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Abraham was born in Q4 1899 to Edith Eleanor 1563 Gotts in North Ormesby, Middlesbrough. Many people in the town worked in the iron works, and Edith's father Henry worked there. When Abraham was born, Edith would have been 17 and unmarried, and in the 1901 census she is still living with her parents and Abraham is listed as her brother. She married Brammer Allport in Q4 1901 and in the 1911 census we see Abraham listed as Abraham Allport, though he has lost a couple of years to make things look better.
Brammer was also a labourer in the foundry, and in 1901 Edith’s mother was living up the street with two lodgers who are blast furnacemen. We don’t know if Brammer was the biological father of Abraham, though it is possible in such a close-knit community.
We don't yet know when he enlisted, as he would have been 15 in 1914, so officially he would be 18 in 1917.
He was a private in the 2nd Highland Light Infantry Battalion, service number 69871. In April 1919 men from this battalion and many other units were drafted into the 1st Battalion Oxford and Bucks Light Infantry, (known as Grogan's Brigade) to make up the North Russia Relief Force which included French and Italian soldiers.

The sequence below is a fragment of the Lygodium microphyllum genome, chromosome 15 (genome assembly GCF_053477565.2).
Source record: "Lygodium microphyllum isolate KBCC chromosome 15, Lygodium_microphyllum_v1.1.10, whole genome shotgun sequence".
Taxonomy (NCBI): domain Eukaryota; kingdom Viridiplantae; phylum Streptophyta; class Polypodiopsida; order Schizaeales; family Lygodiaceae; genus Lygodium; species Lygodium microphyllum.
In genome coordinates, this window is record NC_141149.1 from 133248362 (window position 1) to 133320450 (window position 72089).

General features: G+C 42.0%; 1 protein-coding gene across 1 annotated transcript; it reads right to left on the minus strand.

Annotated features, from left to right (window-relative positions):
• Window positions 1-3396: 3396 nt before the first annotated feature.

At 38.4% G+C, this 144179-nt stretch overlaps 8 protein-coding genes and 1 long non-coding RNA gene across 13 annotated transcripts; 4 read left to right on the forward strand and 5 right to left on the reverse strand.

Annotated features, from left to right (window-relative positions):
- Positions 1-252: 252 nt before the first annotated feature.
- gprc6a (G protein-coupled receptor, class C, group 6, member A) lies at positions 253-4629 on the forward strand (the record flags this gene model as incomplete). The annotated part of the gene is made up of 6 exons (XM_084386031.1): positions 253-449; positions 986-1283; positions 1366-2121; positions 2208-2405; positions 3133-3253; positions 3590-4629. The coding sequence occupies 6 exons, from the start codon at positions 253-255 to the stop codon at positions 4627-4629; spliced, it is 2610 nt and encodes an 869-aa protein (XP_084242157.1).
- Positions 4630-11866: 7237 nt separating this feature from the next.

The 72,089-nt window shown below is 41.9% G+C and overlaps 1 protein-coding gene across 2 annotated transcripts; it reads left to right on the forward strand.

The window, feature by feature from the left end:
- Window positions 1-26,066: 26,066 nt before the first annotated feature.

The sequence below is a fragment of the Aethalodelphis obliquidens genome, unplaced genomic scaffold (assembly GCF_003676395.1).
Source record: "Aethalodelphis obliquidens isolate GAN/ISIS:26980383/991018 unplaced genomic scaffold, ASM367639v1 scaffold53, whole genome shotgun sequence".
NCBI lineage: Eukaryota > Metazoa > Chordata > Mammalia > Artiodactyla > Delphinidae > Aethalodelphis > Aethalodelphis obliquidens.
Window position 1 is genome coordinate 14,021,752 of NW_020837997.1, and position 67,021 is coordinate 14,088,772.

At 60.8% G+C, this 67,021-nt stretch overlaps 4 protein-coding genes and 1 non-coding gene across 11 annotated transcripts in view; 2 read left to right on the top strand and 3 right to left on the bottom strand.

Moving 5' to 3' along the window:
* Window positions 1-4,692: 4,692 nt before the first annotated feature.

The reason was that there was a significant stockpile of war material which had been given to the Russians at the start of the war, but when the Bolshelviks made peace with Germany there was concern that these may fall into the wrong hands.
He would have sailed in May and arrived at Murmansk in June 1919. The troops were poorly supplied and unprepared for the dense and swampy forest terrain, there was little or no suitable transport, the 'white' Russians force had no overall plan or the motivation to carry it out even if there had been one.
The 20 year old Pte. Abraham Gotts, 2nd HLI was the last soldier to die in North Russia. He died of wounds on 27th September 1919, sustained in a failed raid on a Red Finnish (Finns sympathetic to the Soviets) hideout on 23rd September. (c/o1914-18 InvisionZone)
We have a photo of the Murmansk cemetery and his gravestone there, c/o the War Graves Photographic Project.